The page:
The world is facing an imminent water crisis, with demand expected to outstrip the supply of fresh water by 40% by the end of this decade, experts have said, according to a landmark report on the economics of water. The report marks the first time the global water system has been scrutinised comprehensively and its value to countries – and the risks to their prosperity if water is neglected.
Johan Rockstrom, the director of the Potsdam Institute for Climate Impact Research and a lead author of the report, told the Guardian the world’s current neglect of water resources was leading to disaster.
“The scientific evidence is that we have a water crisis. We are misusing water, polluting water, and changing the whole global hydrological cycle, through what we are doing to the climate. It’s a triple crisis.” Water is fundamental to the climate crisis and the global food crisis. “There will be no agricultural revolution unless we fix water,” said Rockstrom.
Mariana Mazzucato, an economist and professor at University College London, also a lead author, added:
“We need a much more proactive, and ambitious, common good approach. We have to put justice and equity at the centre of this, it’s not just a technological or finance problem.”
Many governments still do not realise how interdependent they are when it comes to water, according to Rockstrom. Most countries depend for about half of their water supply on the evaporation of water from neighbouring countries – known as “green” water because it is held in soils and delivered from transpiration in forests and other ecosystems, when plants take up water from the soil and release vapour into the air from their leaves.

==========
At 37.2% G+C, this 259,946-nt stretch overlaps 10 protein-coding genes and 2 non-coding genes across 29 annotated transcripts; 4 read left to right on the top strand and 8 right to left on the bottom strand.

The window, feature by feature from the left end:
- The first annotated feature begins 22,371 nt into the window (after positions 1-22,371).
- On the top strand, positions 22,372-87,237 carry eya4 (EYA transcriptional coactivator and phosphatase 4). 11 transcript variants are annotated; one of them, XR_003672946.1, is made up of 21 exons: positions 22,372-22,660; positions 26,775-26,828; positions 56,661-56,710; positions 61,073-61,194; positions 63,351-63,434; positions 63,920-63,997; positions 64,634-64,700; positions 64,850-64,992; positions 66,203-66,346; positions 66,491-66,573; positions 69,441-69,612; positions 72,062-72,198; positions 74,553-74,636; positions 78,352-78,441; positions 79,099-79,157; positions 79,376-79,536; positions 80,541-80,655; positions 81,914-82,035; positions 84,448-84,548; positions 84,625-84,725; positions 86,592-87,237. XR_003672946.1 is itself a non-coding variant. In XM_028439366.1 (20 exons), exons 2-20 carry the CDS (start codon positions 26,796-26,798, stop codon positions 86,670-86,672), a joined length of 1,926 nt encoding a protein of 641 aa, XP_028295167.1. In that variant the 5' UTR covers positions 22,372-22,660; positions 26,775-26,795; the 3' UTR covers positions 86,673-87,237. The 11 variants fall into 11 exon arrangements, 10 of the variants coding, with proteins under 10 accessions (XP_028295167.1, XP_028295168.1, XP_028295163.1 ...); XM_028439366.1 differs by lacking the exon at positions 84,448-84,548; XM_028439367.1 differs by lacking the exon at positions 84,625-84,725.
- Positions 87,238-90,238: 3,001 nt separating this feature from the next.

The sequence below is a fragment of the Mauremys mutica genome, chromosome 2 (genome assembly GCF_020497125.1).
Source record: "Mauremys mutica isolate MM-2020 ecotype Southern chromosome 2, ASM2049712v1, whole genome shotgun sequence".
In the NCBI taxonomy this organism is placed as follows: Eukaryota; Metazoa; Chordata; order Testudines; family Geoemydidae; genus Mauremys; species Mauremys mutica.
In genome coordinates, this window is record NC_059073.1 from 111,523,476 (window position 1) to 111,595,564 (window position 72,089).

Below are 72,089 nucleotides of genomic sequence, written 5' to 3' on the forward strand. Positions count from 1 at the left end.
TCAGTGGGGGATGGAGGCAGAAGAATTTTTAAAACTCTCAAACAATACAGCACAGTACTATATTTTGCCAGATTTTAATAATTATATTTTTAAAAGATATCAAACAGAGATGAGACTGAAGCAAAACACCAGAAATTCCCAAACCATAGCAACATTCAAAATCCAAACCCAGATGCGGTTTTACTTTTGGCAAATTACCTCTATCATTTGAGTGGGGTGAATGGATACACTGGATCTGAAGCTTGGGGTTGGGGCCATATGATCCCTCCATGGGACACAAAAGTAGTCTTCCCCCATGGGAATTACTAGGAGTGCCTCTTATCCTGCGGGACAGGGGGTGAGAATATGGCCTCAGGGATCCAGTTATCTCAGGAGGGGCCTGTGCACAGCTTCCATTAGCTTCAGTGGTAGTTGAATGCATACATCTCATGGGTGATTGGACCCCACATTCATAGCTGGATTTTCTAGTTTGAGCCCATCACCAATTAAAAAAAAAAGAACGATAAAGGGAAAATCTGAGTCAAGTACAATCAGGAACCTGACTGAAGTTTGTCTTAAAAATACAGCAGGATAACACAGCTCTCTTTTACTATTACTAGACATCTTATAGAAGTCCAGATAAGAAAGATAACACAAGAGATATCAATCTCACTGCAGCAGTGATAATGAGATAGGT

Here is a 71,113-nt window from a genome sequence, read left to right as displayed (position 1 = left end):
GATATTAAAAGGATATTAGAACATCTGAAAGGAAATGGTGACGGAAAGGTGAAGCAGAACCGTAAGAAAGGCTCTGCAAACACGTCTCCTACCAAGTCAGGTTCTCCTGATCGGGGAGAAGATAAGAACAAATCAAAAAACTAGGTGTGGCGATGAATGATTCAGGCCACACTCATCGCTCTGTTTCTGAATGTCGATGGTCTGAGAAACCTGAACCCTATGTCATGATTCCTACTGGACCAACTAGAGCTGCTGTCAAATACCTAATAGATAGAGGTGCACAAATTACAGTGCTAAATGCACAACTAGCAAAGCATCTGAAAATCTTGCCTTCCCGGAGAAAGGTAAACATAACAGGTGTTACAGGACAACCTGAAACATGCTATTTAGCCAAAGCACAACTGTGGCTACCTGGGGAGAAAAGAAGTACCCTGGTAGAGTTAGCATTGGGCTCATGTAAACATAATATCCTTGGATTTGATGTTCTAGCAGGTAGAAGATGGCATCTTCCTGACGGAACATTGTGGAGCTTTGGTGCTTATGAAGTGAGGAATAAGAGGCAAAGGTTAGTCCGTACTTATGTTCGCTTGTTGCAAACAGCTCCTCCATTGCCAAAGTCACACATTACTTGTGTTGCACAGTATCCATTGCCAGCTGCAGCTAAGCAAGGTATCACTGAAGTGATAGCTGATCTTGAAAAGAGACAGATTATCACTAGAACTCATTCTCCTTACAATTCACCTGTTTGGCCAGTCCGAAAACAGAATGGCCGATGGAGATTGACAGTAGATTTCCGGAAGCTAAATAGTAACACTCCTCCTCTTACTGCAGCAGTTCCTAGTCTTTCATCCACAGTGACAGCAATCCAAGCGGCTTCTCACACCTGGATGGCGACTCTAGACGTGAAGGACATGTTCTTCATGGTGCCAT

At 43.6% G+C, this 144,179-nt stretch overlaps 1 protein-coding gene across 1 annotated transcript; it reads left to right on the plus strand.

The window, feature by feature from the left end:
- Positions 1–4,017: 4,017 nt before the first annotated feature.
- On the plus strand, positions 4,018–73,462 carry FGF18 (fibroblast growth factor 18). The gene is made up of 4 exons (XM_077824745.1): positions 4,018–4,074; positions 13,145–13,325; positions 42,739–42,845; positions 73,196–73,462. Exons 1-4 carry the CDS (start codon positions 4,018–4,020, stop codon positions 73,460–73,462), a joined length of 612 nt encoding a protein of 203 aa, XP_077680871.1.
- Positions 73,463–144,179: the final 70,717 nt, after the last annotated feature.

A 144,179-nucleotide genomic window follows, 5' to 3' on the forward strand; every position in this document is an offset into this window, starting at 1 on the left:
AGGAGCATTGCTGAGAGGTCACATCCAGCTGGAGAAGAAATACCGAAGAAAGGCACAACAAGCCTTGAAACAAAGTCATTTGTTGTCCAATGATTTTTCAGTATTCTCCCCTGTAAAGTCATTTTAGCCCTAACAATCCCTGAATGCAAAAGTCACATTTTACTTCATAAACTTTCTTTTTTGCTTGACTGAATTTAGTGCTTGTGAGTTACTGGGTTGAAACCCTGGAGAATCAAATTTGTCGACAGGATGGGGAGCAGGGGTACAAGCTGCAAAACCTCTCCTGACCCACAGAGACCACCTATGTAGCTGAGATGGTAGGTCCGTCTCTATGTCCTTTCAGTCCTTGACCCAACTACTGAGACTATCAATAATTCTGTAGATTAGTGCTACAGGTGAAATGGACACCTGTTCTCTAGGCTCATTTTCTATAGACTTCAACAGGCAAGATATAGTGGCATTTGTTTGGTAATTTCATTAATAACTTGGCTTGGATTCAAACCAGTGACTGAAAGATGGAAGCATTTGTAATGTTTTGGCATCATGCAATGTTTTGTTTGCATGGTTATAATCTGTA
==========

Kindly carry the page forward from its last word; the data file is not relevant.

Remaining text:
Many of the ways in which water is used are inefficient and in need of change, with Rockstrom pointing to developed countries’ sewage systems.
“It’s quite remarkable that we use safe, fresh water to carry excreta, urine, nitrogen, phosphorus – and then need to have inefficient wastewater treatment plants that leak 30% of all the nutrients into downstream aquatic ecosystems and destroy them and cause dead zones. We’re really cheating ourselves..."